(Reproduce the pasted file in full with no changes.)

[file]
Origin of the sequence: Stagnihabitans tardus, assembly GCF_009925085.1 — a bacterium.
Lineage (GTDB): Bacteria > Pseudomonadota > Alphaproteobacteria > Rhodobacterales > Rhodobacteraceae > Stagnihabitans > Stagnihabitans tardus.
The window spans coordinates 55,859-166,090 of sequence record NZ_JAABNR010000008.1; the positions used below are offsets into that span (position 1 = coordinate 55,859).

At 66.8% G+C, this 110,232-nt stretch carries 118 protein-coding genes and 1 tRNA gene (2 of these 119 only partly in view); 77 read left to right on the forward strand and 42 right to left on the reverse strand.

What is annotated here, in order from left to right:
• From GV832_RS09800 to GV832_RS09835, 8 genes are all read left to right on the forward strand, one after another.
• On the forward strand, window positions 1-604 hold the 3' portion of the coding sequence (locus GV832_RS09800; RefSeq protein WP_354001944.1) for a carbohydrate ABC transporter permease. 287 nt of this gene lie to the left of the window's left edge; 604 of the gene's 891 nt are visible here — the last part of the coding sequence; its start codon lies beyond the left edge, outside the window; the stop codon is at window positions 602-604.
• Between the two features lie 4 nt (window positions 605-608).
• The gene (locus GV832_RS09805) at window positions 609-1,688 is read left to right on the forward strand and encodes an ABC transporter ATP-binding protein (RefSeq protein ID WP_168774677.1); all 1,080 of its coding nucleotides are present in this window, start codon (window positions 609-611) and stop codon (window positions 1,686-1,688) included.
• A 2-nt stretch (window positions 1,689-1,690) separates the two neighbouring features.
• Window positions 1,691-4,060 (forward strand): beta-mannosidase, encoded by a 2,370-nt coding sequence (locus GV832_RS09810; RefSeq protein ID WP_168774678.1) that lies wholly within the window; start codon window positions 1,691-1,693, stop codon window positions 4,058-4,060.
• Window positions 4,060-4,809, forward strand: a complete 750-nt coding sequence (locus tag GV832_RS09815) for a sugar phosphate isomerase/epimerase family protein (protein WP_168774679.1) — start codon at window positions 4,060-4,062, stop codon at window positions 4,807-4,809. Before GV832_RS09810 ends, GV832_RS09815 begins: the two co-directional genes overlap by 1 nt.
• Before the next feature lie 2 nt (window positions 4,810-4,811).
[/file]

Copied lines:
Origin of the sequence: Stagnihabitans tardus, assembly GCF_009925085.1 — a bacterium.
Lineage (GTDB): Bacteria > Pseudomonadota > Alphaproteobacteria > Rhodobacterales > Rhodobacteraceae > Stagnihabitans > Stagnihabitans tardus.
The window spans coordinates 55,859-166,090 of sequence record NZ_JAABNR010000008.1; the positions used below are offsets into that span (position 1 = coordinate 55,859).

At 66.8% G+C, this 110,232-nt stretch carries 118 protein-coding genes and 1 tRNA gene (2 of these 119 only partly in view); 77 read left to right on the forward strand and 42 right to left on the reverse strand.

What is annotated here, in order from left to right:
• From GV832_RS09800 to GV832_RS09835, 8 genes are all read left to right on the forward strand, one after another.
• On the forward strand, window positions 1-604 hold the 3' portion of the coding sequence (locus GV832_RS09800; RefSeq protein WP_354001944.1) for a carbohydrate ABC transporter permease. 287 nt of this gene lie to the left of the window's left edge; 604 of the gene's 891 nt are visible here — the last part of the coding sequence; its start codon lies beyond the left edge, outside the window; the stop codon is at window positions 602-604.
• Between the two features lie 4 nt (window positions 605-608).
• The gene (locus GV832_RS09805) at window positions 609-1,688 is read left to right on the forward strand and encodes an ABC transporter ATP-binding protein (RefSeq protein ID WP_168774677.1); all 1,080 of its coding nucleotides are present in this window, start codon (window positions 609-611) and stop codon (window positions 1,686-1,688) included.
• A 2-nt stretch (window positions 1,689-1,690) separates the two neighbouring features.
• Window positions 1,691-4,060 (forward strand): beta-mannosidase, encoded by a 2,370-nt coding sequence (locus GV832_RS09810; RefSeq protein ID WP_168774678.1) that lies wholly within the window; start codon window positions 1,691-1,693, stop codon window positions 4,058-4,060.
• Window positions 4,060-4,809, forward strand: a complete 750-nt coding sequence (locus tag GV832_RS09815) for a sugar phosphate isomerase/epimerase family protein (protein WP_168774679.1) — start codon at window positions 4,060-4,062, stop codon at window positions 4,807-4,809. Before GV832_RS09810 ends, GV832_RS09815 begins: the two co-directional genes overlap by 1 nt.
• Before the next feature lie 2 nt (window positions 4,810-4,811).